In what may be the most dramatic example of hardware "embrace and extend" to date, Altera announced at the ARM developer's conference yesterday that it had reached an agreement with Intel to manufacture Altera quad-core 64-bit ARM Cortex-A53 chips using Intel's latest 14nm technology. Forbes claimed to have an exclusive scoop on the announcement, although Mark LaPedus at Chip Design reported on the agreement with Intel back in February.
Forbes cast the story as one of Intel rushing to catch up in the mobile market. The true nature of the beast, however, is far more nuanced.
Under the terms of this agreement, Intel isn't going to design or sell an ARM chip. Rather, Intel has agreed to use its state-of-the-art 14nm foundries to build chips for Altera. The foundry business is highly competitive — TSMC and United Microelectronics (UMC) in Taiwan and California-based GlobalFoundries are all full-time foundries. Samsung in South Korea has an enormous foundry division. Intel's tossing its hat into the ring to compete with those foundries and several smaller ones, using its brand-new 14nm fabs in Oregon, Arizona, and Ireland.
In other words, Intel's not competing against ARM — at least, not with this contract — it's competing against TSMC, UMC, GlobalFoundries, and Samsung.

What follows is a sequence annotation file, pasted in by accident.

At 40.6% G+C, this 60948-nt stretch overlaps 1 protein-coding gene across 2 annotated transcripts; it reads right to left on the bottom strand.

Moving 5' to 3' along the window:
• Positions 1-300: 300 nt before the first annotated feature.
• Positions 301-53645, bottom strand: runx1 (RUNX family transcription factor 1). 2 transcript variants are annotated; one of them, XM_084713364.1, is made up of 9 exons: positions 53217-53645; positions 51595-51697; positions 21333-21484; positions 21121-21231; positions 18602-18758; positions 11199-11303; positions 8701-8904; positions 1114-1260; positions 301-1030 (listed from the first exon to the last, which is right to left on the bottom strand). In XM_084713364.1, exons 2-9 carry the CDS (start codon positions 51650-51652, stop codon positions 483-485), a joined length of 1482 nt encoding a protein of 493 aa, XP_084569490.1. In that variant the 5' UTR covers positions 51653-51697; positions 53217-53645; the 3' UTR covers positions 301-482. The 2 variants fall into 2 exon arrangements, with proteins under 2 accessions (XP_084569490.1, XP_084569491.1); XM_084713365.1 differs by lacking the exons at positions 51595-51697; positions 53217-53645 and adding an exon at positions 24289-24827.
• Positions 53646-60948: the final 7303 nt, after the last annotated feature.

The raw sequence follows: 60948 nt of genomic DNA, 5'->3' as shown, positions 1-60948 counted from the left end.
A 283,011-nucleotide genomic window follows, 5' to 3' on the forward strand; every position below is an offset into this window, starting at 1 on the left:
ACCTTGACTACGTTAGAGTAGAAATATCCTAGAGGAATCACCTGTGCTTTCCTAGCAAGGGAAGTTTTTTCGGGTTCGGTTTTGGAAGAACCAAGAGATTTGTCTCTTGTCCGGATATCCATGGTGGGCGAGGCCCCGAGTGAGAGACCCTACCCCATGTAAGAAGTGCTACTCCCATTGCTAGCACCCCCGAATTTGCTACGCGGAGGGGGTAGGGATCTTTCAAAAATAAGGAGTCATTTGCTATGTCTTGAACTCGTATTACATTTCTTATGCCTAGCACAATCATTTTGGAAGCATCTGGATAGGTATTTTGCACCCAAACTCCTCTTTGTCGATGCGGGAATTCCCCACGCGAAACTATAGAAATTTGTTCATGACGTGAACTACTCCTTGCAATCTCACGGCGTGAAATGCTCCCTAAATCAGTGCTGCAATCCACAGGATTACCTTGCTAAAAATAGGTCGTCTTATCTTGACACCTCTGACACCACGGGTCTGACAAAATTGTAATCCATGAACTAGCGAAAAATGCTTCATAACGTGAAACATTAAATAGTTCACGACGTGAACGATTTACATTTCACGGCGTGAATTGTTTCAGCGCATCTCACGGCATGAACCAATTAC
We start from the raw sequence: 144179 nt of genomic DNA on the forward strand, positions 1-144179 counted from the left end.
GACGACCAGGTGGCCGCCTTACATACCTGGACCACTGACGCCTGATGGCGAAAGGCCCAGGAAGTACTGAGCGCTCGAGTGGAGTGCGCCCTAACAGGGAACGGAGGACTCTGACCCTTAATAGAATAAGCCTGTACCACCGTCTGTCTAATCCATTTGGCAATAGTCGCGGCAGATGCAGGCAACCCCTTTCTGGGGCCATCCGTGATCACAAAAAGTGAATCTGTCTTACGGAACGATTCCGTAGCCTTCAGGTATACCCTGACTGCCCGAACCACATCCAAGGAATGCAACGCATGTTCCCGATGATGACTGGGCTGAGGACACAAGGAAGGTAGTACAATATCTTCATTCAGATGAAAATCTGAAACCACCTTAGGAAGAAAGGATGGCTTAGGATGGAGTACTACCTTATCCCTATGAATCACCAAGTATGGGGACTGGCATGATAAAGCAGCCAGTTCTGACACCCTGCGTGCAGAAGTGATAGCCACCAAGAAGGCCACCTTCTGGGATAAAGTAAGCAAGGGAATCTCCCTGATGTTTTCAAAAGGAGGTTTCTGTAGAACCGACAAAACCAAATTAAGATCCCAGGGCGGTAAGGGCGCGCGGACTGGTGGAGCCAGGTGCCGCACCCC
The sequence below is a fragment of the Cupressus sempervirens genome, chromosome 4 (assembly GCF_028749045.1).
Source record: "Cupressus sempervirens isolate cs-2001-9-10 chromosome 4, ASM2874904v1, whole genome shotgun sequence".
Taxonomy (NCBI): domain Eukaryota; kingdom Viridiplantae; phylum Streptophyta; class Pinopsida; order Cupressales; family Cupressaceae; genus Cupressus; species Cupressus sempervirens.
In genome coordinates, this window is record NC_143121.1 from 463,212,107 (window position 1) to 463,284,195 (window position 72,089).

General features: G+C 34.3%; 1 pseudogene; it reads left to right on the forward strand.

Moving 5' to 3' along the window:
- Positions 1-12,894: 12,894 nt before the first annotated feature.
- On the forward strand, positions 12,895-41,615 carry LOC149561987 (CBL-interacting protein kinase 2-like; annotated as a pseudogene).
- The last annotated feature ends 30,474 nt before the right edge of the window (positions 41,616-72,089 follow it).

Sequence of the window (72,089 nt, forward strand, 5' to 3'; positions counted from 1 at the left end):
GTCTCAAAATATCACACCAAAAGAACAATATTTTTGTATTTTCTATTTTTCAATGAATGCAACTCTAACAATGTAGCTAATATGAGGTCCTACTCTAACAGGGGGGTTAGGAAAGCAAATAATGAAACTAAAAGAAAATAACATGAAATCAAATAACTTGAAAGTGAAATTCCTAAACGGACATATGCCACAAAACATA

Part of Intel's motivation may have more to do with excess plant capacity than a driving need to build Intel-stamped ARM competitors. Jason Mick at Daily Tech explained earlier this month thatIntel had to delay its 14nm Broadwell chips to Q1 2014 because of problems shrinking the Haswell/Broadwell die from 22nm to 14nm. Reading between the lines, it looks like the delay left Intel with excess 14nm manufacturing capacity — at least until next year.
Don't be misled. Intel still wants to eat ARM's lunch, and its efforts to produce a souped-up version of Intel's Atom processor, called Quark, continue unabated. Quark, we're told, will be one-fifth the size of Atom and consume one-tenth as much power. While Intel will initially manufacture Quarks at its own fabs, at some point the system will be licensed out to third parties. Intel's stealing a page from ARM's playbook.
So yes, one day you could see an Intel-based Quark chip manufactured by, oh, TSMC. Just as you could see an Apple A7 chip or Qualcomm Snapdragon or Nvidia Tegra — all ARM based — manufactured by Intel.
The nature of the chip business is changing quickly. Let the competition begin
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